Friday, October 28, 2011
Refresher Course In Politics
Mr Low made it easy enough for a 4-year-old to understand, "To cut it short, simply put it, that the GRC system is something which has not given the opposition a level playing field." One member sitting directly behind Low was visibly trying to stifle his snicker. Man, how long has the guy been sleeping?
By now, every kid in a Singapore school knows what gerrymander is. It is the root cause why you get to see your MP only once a year. Why should he or she bother to visit the constituents if the electoral boundaries are re-drawn every time before a general election is conducted? Why risk a health hazard by shaking hands with a fishmonger or pork seller (depending on the story telling) when one could be clinking champagne glasses at a "good class bungalow" ward?
It was the nineteen-century Governor of Massachusetts, Elbridge Gerry, who has given his name to a practice that undermines democracy. He is said to have drawn up a district map of the United States. A cartoonist then satirized the shape of one electoral region by adding a head, wings, and claws and declaring, 'That will do for a salamander.' Another retorted, 'Gerrymander'. Thus a word was born that refers to a practice of manipulating electoral districts unfairly in order to secure disproportionate representation. ("Dining With Terrorists", Phil Rees, Pan Macmillan 2005, page 187).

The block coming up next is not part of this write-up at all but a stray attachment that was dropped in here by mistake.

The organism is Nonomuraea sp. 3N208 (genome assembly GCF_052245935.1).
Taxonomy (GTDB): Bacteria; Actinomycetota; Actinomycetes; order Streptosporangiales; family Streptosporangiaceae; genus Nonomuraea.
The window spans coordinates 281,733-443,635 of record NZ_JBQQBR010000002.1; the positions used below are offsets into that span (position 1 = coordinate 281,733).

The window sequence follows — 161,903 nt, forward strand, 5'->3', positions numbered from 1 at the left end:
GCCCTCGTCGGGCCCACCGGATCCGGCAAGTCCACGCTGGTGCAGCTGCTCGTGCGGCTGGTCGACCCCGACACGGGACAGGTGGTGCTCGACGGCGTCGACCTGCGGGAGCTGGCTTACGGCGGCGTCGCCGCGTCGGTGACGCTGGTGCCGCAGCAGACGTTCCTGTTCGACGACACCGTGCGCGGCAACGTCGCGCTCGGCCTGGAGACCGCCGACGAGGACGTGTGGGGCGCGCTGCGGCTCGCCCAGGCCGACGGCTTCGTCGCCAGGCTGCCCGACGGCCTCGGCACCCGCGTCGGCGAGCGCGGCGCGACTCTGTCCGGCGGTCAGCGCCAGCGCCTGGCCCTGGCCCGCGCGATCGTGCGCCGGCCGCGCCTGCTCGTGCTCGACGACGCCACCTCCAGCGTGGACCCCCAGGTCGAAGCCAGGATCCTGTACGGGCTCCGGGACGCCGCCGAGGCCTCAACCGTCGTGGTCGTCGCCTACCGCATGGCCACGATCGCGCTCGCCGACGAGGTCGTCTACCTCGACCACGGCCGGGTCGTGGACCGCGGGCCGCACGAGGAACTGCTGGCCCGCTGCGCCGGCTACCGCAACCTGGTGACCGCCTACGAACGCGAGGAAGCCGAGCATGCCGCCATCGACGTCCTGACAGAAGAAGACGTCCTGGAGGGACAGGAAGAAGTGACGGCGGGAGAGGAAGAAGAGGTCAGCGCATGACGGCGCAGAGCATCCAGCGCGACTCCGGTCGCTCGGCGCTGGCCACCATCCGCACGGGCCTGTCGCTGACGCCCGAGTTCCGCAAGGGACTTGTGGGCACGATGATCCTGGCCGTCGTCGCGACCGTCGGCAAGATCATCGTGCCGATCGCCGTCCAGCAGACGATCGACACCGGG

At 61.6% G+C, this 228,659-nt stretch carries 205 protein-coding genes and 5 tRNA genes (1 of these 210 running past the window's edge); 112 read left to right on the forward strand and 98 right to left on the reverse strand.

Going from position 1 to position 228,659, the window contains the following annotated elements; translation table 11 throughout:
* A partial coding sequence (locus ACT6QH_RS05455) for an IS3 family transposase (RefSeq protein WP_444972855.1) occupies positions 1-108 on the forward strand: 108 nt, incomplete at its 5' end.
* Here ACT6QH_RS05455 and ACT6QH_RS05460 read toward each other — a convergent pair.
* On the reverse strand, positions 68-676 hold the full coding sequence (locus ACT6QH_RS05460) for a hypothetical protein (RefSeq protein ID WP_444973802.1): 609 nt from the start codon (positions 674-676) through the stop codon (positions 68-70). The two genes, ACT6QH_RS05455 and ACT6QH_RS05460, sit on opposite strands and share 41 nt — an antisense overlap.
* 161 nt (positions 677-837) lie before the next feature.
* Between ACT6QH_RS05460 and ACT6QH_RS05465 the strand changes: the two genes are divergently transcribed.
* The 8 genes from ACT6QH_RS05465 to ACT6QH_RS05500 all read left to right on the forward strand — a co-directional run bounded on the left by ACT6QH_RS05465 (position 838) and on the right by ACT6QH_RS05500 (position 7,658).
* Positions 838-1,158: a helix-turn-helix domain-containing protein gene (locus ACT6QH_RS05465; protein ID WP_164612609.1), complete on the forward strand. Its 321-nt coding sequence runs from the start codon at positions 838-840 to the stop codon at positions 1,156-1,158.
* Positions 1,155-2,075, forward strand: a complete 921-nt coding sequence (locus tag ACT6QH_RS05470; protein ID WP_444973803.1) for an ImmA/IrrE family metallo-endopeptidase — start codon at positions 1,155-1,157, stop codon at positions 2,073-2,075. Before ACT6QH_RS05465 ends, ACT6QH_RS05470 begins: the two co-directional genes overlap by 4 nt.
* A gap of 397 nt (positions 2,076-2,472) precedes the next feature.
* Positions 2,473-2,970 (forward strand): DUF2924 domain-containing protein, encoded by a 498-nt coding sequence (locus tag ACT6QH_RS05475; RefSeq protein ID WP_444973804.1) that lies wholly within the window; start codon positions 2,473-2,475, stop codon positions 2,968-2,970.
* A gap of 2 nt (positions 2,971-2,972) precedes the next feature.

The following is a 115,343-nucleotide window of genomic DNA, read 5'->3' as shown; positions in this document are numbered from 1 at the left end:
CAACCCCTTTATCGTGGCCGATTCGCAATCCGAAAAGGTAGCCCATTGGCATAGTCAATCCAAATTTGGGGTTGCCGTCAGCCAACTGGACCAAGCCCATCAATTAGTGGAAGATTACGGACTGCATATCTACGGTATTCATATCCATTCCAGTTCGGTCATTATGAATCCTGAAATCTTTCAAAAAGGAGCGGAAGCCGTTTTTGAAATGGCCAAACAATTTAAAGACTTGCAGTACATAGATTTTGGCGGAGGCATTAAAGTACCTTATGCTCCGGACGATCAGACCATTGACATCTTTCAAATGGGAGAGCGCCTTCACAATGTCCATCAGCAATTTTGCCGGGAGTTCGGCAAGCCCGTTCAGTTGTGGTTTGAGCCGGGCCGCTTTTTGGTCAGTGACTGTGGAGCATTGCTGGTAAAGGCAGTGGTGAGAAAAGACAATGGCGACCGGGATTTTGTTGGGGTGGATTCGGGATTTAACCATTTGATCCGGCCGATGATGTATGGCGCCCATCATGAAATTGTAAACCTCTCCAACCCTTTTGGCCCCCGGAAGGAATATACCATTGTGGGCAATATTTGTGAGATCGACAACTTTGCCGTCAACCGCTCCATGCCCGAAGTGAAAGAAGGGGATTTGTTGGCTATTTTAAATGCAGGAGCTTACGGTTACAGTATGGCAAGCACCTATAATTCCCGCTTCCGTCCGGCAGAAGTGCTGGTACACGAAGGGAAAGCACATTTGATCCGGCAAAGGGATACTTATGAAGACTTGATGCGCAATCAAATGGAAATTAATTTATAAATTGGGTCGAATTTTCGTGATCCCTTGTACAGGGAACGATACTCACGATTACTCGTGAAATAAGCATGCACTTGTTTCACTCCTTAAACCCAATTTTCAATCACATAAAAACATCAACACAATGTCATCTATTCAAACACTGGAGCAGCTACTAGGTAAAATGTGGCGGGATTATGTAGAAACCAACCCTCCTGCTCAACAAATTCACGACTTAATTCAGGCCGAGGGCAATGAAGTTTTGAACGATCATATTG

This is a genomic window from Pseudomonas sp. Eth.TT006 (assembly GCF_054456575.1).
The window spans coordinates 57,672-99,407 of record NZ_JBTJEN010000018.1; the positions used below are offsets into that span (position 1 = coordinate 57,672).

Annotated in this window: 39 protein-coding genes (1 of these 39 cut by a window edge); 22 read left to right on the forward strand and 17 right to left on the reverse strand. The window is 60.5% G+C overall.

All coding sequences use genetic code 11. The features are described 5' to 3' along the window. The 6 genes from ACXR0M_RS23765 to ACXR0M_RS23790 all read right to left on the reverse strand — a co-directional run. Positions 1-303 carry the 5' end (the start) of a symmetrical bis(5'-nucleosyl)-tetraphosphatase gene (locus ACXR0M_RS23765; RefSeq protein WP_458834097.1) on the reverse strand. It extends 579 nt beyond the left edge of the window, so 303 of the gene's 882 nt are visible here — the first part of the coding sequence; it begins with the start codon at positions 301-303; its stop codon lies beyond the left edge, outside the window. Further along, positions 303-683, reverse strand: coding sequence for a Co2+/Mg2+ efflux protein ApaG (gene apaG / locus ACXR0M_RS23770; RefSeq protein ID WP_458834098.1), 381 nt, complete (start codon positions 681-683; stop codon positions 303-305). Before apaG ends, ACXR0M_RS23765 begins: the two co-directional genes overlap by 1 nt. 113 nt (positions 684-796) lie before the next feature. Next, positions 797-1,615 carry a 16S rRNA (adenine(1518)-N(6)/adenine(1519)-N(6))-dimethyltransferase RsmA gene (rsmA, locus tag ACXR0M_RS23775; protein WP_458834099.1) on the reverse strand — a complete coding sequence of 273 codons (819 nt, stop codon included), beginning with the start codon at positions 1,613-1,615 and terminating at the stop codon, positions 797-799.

It may be argued that even with the advantages of carving up the country to give one political party a majority in many districts while concentrating the voting strength of the other party into as few districts as possible, a SMC candidate still has to put in some token effort as some core residents may not have been afftected by the geographical redistribution. Not so the GRC guy. The chap who was introduced with much pomp and ceremony in one constituency can end up parachuting into another kilometers away in a wink of an eye. And guaranteed a ride into parliament. Such is the level playing field in local politics.